|CO2 (megatonnes of CO2 equivalent)||Other greenhouse gases (megatonnes of CO2 equivalent)|
|Buildings and construction||2022*||2.1||0.1|
|Buildings and construction||2021*||2||0.1|
|* provisional figures|
Reduced emissions from manufacturing and agriculture
Greenhouse gas emissions from manufacturing and agriculture were lower than in Q3 2021 by 12 and 11 percent respectively, mainly because less natural gas was consumed by these sectors. Consumption of other energy carriers remained virtually constant.
High natural gas prices played a role in the lower natural gas consumption. For example, it led to a scaling down (less production) in large-scale natural gas-intensive industries. In addition, the high number of sunshine hours in Q3was favourable for greenhouse horticulture as growers needed less artificial lighting based on cogeneration, for which natural gas is used.
Higher emissions in electricity sector
Greenhouse gas emissions by the electricity sector rose by 14 percent year on year. Natural gas and coal-fired power stations produced more electricity, partly as the electricity demand from abroad was up due to a tight European electricity market. The high electricity demand drove up the price of electricity to such an extent that it became lucrative even for high-efficiency natural gas plants to increase production, similar to coal-fired power plants.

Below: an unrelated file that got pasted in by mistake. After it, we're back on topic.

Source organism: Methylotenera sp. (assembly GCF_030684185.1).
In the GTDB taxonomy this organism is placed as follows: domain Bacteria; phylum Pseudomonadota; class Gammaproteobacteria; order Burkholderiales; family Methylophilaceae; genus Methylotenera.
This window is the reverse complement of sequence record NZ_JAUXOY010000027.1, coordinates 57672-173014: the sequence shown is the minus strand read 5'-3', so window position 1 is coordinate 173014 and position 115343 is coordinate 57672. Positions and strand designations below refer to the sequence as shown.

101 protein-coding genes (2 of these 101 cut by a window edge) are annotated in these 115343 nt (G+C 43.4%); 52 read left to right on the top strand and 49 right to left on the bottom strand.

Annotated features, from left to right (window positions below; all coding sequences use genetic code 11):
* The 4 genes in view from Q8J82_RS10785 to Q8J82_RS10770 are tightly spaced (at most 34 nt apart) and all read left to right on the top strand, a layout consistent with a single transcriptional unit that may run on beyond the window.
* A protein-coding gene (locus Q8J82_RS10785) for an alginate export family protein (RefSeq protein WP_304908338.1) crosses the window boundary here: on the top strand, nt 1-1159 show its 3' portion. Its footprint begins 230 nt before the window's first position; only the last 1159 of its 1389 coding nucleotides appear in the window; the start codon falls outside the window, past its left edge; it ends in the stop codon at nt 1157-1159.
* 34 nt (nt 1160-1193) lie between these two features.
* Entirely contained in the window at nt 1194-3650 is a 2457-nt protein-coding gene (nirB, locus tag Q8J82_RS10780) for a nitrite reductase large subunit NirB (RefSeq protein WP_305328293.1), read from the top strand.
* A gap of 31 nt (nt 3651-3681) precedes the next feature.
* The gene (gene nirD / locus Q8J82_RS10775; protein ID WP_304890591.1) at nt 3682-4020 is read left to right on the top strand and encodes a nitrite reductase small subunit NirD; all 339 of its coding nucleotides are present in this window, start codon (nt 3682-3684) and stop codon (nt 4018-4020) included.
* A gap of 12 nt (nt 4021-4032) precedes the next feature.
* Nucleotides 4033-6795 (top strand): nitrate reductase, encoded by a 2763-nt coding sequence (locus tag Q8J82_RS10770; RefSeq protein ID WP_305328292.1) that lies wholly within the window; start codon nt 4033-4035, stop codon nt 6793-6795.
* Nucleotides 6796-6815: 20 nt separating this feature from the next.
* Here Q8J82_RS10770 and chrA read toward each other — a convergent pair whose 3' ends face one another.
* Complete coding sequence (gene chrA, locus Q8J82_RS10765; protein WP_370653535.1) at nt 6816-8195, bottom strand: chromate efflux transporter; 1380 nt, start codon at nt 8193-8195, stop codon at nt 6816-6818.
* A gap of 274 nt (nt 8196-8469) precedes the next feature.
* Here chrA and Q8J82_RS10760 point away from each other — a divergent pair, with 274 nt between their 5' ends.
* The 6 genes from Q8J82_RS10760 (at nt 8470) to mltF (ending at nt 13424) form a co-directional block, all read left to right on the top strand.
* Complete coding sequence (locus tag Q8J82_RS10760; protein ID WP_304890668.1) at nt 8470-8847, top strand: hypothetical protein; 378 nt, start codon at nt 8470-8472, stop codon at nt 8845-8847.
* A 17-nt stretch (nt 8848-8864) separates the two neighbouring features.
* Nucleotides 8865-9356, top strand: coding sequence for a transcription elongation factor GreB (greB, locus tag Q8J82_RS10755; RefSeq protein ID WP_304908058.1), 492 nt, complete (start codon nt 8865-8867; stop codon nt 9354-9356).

|Buildings and construction||6.4|
Statistics Netherlands also calculates CO2 emissions from all domestic economic activities according to the national accounts. Compared to emissions according to the IPCC definitions, this also includes the CO2 emissions from international air and sea transport and the emissions from combustion of biomass. In the message below, the CO2 emissions are presented in accordance with the calculation method of the national accounts.
CO2 emissions by the Dutch economy over 4 percent lower
In Q3 2022, the Dutch economy emitted over 4 percent less CO2 than in Q3 2021, while GDP grew by 3.1 percent over this period. Production was significantly higher in almost all sectors of the economy, while CO2 emissions were lower. For example, emissions from manufacturing, mining and construction fell by 15 percent, while the value added grew by 2.5 percent. The sharpest reduction in CO2 emissions was seen in the petroleum industry.
The transport sector emitted virtually the same level of CO2 as one year previously. Aviation emitted 19 percent more than in the same quarter last year. Despite this increase, emissions were not back at the pre-pandemic level. Emissions from inland shipping were also higher. On the other hand, emissions from road transport were 7 percent lower than in Q3 2021. Maritime transport also emitted less than twelve months previously in Q3.
|Categories||CO2 emissions (year-on-year volume change in %)||Value added (year-on-year volume change in %)||Bbp (year-on-year volume change in %)|
|Total (weather adjusted)||-2.9|
|Energy and water supply, |
manufacturing and construction